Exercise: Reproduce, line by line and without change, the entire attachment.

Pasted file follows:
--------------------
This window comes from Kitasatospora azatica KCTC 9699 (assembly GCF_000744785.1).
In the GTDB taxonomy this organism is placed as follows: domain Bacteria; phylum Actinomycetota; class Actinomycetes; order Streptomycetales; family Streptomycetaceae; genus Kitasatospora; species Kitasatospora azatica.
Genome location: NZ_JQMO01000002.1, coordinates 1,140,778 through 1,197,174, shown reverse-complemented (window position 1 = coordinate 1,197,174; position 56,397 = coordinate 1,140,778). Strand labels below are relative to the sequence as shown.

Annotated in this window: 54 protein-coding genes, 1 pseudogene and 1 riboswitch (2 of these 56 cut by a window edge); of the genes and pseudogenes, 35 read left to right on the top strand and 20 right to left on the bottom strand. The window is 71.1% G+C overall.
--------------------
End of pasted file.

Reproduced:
This window comes from Kitasatospora azatica KCTC 9699 (assembly GCF_000744785.1).
In the GTDB taxonomy this organism is placed as follows: domain Bacteria; phylum Actinomycetota; class Actinomycetes; order Streptomycetales; family Streptomycetaceae; genus Kitasatospora; species Kitasatospora azatica.
Genome location: NZ_JQMO01000002.1, coordinates 1,140,778 through 1,197,174, shown reverse-complemented (window position 1 = coordinate 1,197,174; position 56,397 = coordinate 1,140,778). Strand labels below are relative to the sequence as shown.

Annotated in this window: 54 protein-coding genes, 1 pseudogene and 1 riboswitch (2 of these 56 cut by a window edge); of the genes and pseudogenes, 35 read left to right on the top strand and 20 right to left on the bottom strand. The window is 71.1% G+C overall.